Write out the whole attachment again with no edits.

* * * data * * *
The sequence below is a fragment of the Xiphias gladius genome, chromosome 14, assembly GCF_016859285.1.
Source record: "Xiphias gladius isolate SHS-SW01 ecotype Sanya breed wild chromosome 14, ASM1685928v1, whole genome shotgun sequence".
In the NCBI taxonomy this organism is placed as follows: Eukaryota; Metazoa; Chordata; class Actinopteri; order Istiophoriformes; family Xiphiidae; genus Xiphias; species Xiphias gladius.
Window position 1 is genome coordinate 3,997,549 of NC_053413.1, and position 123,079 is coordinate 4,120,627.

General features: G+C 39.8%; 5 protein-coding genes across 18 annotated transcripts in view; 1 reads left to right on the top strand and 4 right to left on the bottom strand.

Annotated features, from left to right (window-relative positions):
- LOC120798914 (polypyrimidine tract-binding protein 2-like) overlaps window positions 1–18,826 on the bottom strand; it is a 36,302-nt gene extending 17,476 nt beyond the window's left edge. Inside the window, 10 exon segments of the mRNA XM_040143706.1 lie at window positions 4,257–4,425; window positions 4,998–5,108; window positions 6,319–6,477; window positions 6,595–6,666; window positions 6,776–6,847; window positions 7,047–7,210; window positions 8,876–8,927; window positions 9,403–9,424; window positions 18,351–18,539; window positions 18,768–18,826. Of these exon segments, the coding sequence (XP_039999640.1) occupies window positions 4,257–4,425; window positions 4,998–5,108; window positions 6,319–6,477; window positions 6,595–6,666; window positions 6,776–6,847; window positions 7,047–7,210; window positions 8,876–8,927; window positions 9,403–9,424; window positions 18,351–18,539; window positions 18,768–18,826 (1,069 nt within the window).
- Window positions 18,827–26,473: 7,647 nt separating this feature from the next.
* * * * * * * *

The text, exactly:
The sequence below is a fragment of the Xiphias gladius genome, chromosome 14, assembly GCF_016859285.1.
Source record: "Xiphias gladius isolate SHS-SW01 ecotype Sanya breed wild chromosome 14, ASM1685928v1, whole genome shotgun sequence".
In the NCBI taxonomy this organism is placed as follows: Eukaryota; Metazoa; Chordata; class Actinopteri; order Istiophoriformes; family Xiphiidae; genus Xiphias; species Xiphias gladius.
Window position 1 is genome coordinate 3,997,549 of NC_053413.1, and position 123,079 is coordinate 4,120,627.

General features: G+C 39.8%; 5 protein-coding genes across 18 annotated transcripts in view; 1 reads left to right on the top strand and 4 right to left on the bottom strand.

Annotated features, from left to right (window-relative positions):
- LOC120798914 (polypyrimidine tract-binding protein 2-like) overlaps window positions 1–18,826 on the bottom strand; it is a 36,302-nt gene extending 17,476 nt beyond the window's left edge. Inside the window, 10 exon segments of the mRNA XM_040143706.1 lie at window positions 4,257–4,425; window positions 4,998–5,108; window positions 6,319–6,477; window positions 6,595–6,666; window positions 6,776–6,847; window positions 7,047–7,210; window positions 8,876–8,927; window positions 9,403–9,424; window positions 18,351–18,539; window positions 18,768–18,826. Of these exon segments, the coding sequence (XP_039999640.1) occupies window positions 4,257–4,425; window positions 4,998–5,108; window positions 6,319–6,477; window positions 6,595–6,666; window positions 6,776–6,847; window positions 7,047–7,210; window positions 8,876–8,927; window positions 9,403–9,424; window positions 18,351–18,539; window positions 18,768–18,826 (1,069 nt within the window).
- Window positions 18,827–26,473: 7,647 nt separating this feature from the next.